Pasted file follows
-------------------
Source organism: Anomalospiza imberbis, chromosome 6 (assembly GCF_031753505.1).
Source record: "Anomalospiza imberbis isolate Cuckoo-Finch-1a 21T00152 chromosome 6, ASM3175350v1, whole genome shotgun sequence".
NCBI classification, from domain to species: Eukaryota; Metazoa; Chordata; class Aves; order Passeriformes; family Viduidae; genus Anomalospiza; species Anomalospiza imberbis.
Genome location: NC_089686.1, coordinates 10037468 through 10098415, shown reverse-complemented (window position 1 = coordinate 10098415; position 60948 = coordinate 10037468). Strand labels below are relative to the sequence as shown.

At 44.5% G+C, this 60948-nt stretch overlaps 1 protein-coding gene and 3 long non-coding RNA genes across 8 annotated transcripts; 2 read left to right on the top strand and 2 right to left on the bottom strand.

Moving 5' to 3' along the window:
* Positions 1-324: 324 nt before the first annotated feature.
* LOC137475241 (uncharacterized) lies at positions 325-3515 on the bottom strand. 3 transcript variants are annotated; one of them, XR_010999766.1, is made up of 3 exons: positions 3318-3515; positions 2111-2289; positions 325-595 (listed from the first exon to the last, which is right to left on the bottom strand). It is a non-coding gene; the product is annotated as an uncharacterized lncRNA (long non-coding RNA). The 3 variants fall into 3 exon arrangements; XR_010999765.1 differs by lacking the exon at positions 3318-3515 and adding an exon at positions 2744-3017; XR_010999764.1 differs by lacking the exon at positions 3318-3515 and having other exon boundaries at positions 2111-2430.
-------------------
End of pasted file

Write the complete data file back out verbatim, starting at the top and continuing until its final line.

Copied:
Source organism: Anomalospiza imberbis, chromosome 6 (assembly GCF_031753505.1).
Source record: "Anomalospiza imberbis isolate Cuckoo-Finch-1a 21T00152 chromosome 6, ASM3175350v1, whole genome shotgun sequence".
NCBI classification, from domain to species: Eukaryota; Metazoa; Chordata; class Aves; order Passeriformes; family Viduidae; genus Anomalospiza; species Anomalospiza imberbis.
Genome location: NC_089686.1, coordinates 10037468 through 10098415, shown reverse-complemented (window position 1 = coordinate 10098415; position 60948 = coordinate 10037468). Strand labels below are relative to the sequence as shown.

At 44.5% G+C, this 60948-nt stretch overlaps 1 protein-coding gene and 3 long non-coding RNA genes across 8 annotated transcripts; 2 read left to right on the top strand and 2 right to left on the bottom strand.

Moving 5' to 3' along the window:
* Positions 1-324: 324 nt before the first annotated feature.
* LOC137475241 (uncharacterized) lies at positions 325-3515 on the bottom strand. 3 transcript variants are annotated; one of them, XR_010999766.1, is made up of 3 exons: positions 3318-3515; positions 2111-2289; positions 325-595 (listed from the first exon to the last, which is right to left on the bottom strand). It is a non-coding gene; the product is annotated as an uncharacterized lncRNA (long non-coding RNA). The 3 variants fall into 3 exon arrangements; XR_010999765.1 differs by lacking the exon at positions 3318-3515 and adding an exon at positions 2744-3017; XR_010999764.1 differs by lacking the exon at positions 3318-3515 and having other exon boundaries at positions 2111-2430.